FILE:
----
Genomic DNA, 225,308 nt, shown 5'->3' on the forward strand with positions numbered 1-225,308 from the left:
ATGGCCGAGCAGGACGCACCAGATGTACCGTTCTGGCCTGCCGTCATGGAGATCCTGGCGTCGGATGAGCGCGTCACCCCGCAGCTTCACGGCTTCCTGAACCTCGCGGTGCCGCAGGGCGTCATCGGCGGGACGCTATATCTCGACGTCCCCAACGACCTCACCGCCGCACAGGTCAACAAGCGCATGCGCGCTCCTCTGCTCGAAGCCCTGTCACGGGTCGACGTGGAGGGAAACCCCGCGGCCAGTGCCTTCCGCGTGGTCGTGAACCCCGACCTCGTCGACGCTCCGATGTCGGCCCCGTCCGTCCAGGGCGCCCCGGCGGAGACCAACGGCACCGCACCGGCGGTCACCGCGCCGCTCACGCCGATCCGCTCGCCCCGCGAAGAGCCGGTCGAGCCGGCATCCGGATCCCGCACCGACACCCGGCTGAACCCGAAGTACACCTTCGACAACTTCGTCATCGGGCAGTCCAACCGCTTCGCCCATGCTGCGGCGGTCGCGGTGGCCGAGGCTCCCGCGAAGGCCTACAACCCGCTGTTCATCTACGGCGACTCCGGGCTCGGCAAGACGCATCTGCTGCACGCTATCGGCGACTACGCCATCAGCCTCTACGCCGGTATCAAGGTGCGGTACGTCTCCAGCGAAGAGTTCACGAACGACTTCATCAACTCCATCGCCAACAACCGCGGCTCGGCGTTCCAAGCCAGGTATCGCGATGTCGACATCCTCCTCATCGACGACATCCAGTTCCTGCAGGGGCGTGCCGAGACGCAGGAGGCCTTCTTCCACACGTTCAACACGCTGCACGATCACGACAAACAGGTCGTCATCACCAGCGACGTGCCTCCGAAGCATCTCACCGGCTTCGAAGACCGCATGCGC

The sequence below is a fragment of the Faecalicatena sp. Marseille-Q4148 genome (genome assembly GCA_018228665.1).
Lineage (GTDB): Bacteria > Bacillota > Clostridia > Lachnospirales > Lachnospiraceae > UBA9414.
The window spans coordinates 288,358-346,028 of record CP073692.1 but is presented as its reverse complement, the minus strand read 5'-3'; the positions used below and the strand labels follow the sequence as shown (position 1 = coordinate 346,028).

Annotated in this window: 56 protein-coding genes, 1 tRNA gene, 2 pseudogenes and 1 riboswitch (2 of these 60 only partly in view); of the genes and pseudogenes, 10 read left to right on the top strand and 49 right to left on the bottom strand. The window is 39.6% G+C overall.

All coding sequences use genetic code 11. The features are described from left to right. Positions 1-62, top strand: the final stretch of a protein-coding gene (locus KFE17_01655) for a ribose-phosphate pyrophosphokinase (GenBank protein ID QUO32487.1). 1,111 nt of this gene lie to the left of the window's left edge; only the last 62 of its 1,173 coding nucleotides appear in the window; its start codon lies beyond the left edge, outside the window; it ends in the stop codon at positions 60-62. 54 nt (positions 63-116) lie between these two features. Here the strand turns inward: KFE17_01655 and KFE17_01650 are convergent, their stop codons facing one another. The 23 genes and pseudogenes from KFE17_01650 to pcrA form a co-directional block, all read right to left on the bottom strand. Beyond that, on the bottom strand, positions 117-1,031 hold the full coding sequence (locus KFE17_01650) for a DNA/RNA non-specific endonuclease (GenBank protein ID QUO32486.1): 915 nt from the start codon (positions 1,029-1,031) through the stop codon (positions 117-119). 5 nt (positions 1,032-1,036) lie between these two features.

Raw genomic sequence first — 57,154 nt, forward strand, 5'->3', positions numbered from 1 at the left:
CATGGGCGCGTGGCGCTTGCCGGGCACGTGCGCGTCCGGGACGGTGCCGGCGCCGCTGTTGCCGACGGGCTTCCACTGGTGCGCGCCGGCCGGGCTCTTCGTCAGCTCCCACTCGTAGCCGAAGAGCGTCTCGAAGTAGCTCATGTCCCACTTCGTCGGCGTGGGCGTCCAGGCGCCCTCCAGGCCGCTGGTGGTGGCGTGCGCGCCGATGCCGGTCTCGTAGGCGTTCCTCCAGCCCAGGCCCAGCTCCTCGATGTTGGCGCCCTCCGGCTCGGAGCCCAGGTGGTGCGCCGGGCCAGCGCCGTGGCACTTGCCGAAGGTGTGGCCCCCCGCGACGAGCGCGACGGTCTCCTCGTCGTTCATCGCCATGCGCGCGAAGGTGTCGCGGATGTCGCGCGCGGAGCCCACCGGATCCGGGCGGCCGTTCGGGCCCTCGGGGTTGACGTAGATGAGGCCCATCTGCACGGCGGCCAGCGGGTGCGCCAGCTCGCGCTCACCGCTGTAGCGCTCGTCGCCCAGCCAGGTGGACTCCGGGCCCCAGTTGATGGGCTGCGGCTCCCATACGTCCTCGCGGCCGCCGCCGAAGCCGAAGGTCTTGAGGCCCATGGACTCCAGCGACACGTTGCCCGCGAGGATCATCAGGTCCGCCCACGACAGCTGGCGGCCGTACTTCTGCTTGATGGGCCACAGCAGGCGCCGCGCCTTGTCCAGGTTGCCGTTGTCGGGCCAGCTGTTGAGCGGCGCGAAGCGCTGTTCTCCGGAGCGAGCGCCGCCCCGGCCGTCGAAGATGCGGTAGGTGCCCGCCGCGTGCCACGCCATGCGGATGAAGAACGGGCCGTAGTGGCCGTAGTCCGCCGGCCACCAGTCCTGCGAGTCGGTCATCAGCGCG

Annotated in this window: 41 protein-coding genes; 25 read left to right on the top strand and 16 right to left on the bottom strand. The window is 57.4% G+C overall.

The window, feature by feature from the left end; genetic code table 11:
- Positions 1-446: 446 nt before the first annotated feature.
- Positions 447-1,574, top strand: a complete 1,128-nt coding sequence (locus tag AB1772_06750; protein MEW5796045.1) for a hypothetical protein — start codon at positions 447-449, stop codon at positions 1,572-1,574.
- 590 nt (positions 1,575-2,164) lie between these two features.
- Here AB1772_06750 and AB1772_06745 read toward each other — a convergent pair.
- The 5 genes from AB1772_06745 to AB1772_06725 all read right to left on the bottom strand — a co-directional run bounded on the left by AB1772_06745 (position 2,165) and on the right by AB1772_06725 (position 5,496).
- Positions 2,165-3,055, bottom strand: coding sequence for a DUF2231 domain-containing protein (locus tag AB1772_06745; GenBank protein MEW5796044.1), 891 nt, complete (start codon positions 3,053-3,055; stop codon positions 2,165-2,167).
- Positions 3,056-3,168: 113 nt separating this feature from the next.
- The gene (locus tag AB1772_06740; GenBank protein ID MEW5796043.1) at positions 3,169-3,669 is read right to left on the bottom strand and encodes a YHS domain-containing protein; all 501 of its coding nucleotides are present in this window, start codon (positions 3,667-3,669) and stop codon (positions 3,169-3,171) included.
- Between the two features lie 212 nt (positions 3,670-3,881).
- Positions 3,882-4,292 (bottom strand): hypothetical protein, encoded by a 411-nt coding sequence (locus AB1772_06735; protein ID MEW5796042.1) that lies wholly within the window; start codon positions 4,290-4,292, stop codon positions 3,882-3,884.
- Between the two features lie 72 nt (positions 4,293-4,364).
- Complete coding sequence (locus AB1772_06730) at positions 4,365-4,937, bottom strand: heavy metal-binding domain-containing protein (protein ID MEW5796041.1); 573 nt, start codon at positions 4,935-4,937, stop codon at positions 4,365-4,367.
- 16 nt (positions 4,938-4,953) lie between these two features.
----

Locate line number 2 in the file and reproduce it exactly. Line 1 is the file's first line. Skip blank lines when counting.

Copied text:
ATGGCCGAGCAGGACGCACCAGATGTACCGTTCTGGCCTGCCGTCATGGAGATCCTGGCGTCGGATGAGCGCGTCACCCCGCAGCTTCACGGCTTCCTGAACCTCGCGGTGCCGCAGGGCGTCATCGGCGGGACGCTATATCTCGACGTCCCCAACGACCTCACCGCCGCACAGGTCAACAAGCGCATGCGCGCTCCTCTGCTCGAAGCCCTGTCACGGGTCGACGTGGAGGGAAACCCCGCGGCCAGTGCCTTCCGCGTGGTCGTGAACCCCGACCTCGTCGACGCTCCGATGTCGGCCCCGTCCGTCCAGGGCGCCCCGGCGGAGACCAACGGCACCGCACCGGCGGTCACCGCGCCGCTCACGCCGATCCGCTCGCCCCGCGAAGAGCCGGTCGAGCCGGCATCCGGATCCCGCACCGACACCCGGCTGAACCCGAAGTACACCTTCGACAACTTCGTCATCGGGCAGTCCAACCGCTTCGCCCATGCTGCGGCGGTCGCGGTGGCCGAGGCTCCCGCGAAGGCCTACAACCCGCTGTTCATCTACGGCGACTCCGGGCTCGGCAAGACGCATCTGCTGCACGCTATCGGCGACTACGCCATCAGCCTCTACGCCGGTATCAAGGTGCGGTACGTCTCCAGCGAAGAGTTCACGAACGACTTCATCAACTCCATCGCCAACAACCGCGGCTCGGCGTTCCAAGCCAGGTATCGCGATGTCGACATCCTCCTCATCGACGACATCCAGTTCCTGCAGGGGCGTGCCGAGACGCAGGAGGCCTTCTTCCACACGTTCAACACGCTGCACGATCACGACAAACAGGTCGTCATCACCAGCGACGTGCCTCCGAAGCATCTCACCGGCTTCGAAGACCGCATGCGC